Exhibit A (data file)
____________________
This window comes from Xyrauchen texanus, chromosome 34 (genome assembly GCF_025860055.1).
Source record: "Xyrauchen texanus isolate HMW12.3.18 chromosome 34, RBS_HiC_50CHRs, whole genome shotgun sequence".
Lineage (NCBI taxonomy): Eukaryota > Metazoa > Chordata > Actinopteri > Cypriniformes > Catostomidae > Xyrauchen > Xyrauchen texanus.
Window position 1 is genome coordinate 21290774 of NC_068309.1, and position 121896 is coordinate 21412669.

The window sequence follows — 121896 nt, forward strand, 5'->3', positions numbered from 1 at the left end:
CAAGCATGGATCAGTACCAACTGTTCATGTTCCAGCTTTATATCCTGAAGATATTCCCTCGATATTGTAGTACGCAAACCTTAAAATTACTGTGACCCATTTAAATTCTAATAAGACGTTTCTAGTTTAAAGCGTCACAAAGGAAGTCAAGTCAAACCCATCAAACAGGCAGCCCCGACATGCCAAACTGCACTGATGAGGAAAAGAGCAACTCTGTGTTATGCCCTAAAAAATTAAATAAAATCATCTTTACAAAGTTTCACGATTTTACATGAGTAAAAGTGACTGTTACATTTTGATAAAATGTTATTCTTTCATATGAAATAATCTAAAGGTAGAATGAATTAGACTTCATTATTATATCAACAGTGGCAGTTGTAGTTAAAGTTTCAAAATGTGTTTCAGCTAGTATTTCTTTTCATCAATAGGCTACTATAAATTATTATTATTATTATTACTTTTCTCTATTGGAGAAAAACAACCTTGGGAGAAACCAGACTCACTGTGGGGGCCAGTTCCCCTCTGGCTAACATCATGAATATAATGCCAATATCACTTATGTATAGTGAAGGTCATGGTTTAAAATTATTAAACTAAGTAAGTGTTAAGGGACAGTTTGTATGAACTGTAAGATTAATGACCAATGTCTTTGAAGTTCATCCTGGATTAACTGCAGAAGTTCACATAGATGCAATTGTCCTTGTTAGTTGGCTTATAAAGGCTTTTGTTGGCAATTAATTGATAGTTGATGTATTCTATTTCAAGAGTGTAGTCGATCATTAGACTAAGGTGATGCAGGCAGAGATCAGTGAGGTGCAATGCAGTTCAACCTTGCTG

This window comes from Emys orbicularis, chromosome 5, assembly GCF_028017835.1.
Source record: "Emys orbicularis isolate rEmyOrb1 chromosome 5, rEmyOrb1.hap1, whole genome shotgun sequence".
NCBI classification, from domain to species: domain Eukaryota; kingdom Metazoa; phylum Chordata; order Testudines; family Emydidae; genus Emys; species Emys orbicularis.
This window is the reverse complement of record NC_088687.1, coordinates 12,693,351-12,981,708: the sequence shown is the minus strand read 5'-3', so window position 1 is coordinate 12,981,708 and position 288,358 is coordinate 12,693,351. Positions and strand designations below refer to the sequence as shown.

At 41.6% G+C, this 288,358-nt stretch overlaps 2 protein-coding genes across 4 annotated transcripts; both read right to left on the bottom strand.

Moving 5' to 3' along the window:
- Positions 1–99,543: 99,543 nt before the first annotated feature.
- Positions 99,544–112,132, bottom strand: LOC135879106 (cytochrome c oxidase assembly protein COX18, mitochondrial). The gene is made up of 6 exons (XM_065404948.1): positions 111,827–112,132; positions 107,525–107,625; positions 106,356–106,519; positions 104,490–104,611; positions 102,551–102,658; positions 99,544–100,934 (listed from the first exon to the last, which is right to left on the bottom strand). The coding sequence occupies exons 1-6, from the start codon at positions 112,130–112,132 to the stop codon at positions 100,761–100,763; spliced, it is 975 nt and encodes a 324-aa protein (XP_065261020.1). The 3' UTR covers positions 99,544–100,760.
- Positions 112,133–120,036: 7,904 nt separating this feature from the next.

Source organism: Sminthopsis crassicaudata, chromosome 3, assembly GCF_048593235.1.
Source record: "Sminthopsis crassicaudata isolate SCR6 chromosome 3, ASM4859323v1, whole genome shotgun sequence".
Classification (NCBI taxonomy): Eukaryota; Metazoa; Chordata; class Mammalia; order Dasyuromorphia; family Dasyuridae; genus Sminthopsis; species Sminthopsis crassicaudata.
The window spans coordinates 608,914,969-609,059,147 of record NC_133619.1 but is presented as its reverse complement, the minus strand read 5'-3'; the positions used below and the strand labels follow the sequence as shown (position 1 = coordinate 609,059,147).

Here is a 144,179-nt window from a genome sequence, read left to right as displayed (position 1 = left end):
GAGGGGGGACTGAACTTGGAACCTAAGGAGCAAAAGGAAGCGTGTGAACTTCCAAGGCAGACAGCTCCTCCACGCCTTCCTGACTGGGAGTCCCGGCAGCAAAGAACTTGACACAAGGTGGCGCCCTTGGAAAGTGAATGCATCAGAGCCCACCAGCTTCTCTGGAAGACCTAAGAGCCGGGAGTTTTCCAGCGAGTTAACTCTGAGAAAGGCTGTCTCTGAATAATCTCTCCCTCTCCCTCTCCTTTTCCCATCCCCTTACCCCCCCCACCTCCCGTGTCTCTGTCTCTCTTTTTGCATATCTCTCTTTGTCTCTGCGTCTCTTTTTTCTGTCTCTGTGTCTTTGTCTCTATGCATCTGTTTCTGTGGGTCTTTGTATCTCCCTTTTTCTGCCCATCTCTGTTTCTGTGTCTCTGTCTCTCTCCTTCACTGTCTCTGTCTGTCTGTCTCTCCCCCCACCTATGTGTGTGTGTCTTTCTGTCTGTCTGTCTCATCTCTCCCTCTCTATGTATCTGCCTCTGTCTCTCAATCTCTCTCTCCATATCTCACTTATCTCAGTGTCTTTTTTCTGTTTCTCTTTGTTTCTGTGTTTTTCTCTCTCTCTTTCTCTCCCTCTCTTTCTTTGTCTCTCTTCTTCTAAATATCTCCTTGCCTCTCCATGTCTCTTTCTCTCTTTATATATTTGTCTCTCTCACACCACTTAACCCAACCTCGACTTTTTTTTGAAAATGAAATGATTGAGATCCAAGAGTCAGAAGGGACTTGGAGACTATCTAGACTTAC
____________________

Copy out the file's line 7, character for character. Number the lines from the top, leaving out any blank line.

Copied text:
This window comes from Emys orbicularis, chromosome 5, assembly GCF_028017835.1.